The name "Paseo" means to take a slow, easy stroll in Spanish. For winemaker Hector Saldivia, trained at Château Lafite-Rothschild, one of the most notable wineries in Bordeaux, creating this magnificent unfiltered Cabernet Sauvignon was just that easy – like a walk in the park.
The Paseo Prestige carries all the cachet you'd expect from a Cab produced in the Maule Valley, one of the hottest areas for Chilean Central Valley reds. Experts point to the soil and weather conditions here as qualities that make Chilean Cabernet Sauvignons capable of rivaling those of Bordeaux.
Intense ruby red in color, this full, concentrated and well-structured 100% cabernet sauvignon spent 12 months in French oak barrels implying great aging potential. It opens with aromas and flavors reminiscent of caramel and vanilla with smoky notes. Pleasantly intense in the mouth with good fruit showing ripe concentrated red berries.
Cabernet Sauvignon of this quality cries out for a buttery, cheesy dish. Paired with red wine and mushroom risotto, there's nothing better!
About the Winemaker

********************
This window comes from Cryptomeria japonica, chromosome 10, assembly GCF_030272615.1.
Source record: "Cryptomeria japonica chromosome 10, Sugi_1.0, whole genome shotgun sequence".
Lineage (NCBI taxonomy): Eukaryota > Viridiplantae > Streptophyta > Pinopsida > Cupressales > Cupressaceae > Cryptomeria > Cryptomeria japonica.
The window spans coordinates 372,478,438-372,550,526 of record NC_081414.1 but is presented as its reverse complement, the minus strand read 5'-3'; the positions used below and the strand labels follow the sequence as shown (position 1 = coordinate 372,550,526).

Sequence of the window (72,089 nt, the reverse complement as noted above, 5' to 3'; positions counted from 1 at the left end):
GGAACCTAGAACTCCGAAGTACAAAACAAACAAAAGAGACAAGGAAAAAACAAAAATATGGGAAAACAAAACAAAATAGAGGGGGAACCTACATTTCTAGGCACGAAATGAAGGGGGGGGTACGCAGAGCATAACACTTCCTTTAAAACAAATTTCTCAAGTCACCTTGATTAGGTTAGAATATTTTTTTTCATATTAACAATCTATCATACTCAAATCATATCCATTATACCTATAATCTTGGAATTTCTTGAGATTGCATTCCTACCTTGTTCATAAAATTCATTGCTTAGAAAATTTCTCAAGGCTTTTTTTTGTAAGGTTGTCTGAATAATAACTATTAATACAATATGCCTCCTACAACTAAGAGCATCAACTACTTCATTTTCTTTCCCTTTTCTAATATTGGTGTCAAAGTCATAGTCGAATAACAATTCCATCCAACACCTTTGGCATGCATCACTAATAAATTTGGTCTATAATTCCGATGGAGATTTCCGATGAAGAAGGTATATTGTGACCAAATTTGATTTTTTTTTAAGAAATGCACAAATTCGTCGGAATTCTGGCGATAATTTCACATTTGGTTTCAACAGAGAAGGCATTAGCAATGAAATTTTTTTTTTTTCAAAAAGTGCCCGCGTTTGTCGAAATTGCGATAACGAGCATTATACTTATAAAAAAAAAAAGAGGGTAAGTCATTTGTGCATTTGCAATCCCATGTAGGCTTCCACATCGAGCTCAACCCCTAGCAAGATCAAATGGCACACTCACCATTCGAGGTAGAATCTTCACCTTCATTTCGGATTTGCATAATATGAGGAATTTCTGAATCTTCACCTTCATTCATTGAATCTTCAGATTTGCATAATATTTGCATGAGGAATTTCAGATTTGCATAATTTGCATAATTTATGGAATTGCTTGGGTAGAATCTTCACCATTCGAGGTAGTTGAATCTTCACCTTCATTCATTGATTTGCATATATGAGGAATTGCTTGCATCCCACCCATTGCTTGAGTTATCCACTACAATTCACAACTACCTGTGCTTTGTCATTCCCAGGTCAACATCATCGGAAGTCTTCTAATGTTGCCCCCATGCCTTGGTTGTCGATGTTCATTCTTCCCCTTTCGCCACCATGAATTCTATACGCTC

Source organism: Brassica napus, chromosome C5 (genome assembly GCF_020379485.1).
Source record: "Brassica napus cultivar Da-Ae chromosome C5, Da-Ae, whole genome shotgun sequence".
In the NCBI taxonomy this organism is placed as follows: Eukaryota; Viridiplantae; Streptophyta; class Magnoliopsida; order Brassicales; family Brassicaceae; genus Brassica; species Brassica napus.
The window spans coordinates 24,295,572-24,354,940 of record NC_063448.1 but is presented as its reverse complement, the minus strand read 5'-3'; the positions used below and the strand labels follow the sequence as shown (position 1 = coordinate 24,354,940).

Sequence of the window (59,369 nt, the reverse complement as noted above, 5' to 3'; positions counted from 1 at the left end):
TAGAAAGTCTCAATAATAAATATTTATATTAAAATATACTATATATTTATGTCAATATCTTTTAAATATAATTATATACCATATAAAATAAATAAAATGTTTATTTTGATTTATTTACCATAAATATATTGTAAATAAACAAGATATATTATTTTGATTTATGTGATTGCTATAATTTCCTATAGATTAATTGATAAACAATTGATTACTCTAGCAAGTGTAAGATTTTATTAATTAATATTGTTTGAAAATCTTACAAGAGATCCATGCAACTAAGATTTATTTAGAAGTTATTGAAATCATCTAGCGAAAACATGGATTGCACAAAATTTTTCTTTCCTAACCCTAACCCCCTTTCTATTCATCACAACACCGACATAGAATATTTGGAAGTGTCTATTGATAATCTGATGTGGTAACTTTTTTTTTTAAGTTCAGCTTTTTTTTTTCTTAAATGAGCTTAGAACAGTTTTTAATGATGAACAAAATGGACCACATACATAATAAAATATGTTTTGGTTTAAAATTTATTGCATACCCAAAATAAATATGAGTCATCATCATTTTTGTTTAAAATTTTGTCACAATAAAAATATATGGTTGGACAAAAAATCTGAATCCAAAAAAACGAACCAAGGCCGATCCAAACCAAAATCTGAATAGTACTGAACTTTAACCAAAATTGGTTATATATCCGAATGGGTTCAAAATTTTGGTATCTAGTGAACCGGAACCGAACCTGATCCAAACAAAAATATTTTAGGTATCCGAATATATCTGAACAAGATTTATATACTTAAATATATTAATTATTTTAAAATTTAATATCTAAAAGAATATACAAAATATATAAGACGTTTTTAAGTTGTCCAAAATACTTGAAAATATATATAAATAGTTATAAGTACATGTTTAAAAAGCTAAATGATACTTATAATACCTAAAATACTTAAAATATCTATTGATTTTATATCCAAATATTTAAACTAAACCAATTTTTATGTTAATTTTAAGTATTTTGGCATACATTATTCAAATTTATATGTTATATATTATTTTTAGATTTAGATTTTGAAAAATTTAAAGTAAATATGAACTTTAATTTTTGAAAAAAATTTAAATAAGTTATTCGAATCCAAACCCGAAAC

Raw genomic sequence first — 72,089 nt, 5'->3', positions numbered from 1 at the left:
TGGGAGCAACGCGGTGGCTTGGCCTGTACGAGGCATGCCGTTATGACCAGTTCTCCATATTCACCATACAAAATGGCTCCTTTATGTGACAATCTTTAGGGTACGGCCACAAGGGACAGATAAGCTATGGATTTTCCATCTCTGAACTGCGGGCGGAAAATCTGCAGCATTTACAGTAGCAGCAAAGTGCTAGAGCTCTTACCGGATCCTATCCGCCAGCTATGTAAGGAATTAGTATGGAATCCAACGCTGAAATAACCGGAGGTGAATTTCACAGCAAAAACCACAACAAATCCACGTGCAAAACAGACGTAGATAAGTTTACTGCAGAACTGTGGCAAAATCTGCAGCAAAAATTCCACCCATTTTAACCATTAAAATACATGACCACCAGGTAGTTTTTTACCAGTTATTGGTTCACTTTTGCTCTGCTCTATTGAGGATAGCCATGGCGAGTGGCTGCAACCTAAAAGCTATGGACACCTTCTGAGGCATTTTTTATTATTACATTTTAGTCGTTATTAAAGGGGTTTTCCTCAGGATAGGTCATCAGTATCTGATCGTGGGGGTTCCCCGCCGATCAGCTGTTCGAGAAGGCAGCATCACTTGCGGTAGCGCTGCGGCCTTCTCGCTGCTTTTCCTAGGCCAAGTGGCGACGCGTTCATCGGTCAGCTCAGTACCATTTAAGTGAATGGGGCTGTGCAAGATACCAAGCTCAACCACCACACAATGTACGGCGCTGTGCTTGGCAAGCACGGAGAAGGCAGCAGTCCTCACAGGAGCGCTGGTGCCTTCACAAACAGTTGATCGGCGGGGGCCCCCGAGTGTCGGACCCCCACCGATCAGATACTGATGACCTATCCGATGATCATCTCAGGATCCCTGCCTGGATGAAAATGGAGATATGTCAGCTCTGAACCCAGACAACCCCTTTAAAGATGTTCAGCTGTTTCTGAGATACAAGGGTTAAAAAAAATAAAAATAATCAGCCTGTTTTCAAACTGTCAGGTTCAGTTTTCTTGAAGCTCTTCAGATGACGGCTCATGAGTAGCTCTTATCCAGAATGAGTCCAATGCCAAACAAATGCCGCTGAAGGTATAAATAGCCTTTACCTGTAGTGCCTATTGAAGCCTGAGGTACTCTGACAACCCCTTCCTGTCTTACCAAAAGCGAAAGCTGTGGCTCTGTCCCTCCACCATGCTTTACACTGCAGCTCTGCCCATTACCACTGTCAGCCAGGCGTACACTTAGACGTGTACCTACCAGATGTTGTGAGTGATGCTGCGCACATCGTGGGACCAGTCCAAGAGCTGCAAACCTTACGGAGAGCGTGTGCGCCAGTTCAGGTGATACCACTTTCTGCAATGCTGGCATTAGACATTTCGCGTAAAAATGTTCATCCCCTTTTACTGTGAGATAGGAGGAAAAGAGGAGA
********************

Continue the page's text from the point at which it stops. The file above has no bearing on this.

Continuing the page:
Founded in 1825, the Carta Vieja estate is now in its seventh generation of ownership by the del Pedregal family and remains 100% family-owned and family–managed.
About the Region
In 1980, Chilean wines accounted for only 0.3% of U.S. wine imports. Today, Chile is the fifth largest wine exporter in the world, outstripping Germany, Spain, Argentina and Portugal in exports to the U.S. The Maule Valley, in particular, is known for its superb reds.
With its relatively low labor costs and abundant, inexpensive land, Chile was able to establish itself on the world market as a source of cheap bulk wines of varying quality. The industry boomed during the 1990s. By 2001, wine export earnings increased nearly 60-fold, and vineyard acreage grew by nearly 85%.
As wine consumers became more sophisticated, however, Chile’s jug-wine image began to work to its disadvantage, and the country does not have as clear a plan for maintaining its export momentum as Australia’s Strategy 2025, for example. An effort at organization is being made, however. Two years ago, the Association of Vineyards of Chile was formed, representing both large estates and smaller boutique wineries. The group’s mission is to create a unified image of Chilean wine on the world market.
As its perception changes, the world market is now recognizing Chile as a source of terrific values, challenging Bordeaux, Australia and California for producing quality Cabernet Sauvignons that deliver great quality for the price.